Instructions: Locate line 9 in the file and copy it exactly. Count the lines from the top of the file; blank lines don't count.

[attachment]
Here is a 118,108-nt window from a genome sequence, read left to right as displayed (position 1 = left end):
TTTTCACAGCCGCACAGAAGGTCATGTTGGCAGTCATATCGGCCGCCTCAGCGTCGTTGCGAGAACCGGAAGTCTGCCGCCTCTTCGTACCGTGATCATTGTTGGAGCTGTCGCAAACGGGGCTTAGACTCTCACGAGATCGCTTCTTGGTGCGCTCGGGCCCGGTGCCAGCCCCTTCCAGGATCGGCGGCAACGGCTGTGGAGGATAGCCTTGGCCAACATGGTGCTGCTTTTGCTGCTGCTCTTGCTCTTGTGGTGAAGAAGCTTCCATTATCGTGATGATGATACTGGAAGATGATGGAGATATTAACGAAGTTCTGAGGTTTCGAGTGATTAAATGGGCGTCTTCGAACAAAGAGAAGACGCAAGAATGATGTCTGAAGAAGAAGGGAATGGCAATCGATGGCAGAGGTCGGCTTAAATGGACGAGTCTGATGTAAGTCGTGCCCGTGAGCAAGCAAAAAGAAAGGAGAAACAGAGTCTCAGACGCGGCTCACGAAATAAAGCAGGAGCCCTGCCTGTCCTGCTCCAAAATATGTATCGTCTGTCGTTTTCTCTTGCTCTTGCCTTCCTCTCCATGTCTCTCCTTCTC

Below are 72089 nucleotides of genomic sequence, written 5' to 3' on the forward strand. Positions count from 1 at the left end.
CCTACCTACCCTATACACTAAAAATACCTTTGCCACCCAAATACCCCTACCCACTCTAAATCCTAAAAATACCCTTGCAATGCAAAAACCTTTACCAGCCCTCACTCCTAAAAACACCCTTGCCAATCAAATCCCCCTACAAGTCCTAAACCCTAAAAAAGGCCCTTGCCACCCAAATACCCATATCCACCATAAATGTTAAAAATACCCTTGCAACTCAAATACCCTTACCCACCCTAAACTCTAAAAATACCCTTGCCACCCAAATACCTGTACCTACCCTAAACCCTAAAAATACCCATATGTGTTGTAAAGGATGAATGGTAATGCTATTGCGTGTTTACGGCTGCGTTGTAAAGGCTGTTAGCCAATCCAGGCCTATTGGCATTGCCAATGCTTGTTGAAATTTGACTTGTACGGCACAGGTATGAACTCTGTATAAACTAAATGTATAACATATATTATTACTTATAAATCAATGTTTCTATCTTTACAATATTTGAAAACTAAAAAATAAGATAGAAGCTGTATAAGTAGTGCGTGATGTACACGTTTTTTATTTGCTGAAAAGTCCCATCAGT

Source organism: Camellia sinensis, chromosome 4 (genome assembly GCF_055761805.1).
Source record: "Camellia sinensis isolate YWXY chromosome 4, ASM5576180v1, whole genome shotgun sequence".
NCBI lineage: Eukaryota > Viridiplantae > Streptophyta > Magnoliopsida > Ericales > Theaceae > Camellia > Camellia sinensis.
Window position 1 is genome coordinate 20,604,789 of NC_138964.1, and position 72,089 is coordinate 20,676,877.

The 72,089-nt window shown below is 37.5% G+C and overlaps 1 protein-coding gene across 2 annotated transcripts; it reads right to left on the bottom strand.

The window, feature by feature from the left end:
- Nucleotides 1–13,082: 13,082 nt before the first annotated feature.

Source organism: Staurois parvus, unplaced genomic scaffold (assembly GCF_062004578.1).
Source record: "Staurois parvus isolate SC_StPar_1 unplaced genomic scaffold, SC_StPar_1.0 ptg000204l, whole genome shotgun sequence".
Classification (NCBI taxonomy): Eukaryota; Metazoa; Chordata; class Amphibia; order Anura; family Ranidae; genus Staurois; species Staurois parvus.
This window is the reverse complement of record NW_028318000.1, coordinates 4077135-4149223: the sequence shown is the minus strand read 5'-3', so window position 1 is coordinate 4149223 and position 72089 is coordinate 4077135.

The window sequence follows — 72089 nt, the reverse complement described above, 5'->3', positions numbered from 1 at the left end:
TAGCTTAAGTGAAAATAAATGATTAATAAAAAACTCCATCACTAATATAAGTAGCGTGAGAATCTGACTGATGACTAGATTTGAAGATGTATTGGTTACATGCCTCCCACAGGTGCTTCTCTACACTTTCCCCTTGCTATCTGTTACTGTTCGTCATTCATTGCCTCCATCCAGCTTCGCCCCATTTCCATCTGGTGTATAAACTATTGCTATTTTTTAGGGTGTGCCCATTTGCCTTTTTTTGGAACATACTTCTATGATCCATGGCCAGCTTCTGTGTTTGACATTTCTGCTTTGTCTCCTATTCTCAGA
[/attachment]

The 72,089-nt window shown below is 37.5% G+C and overlaps 1 protein-coding gene across 2 annotated transcripts; it reads right to left on the bottom strand.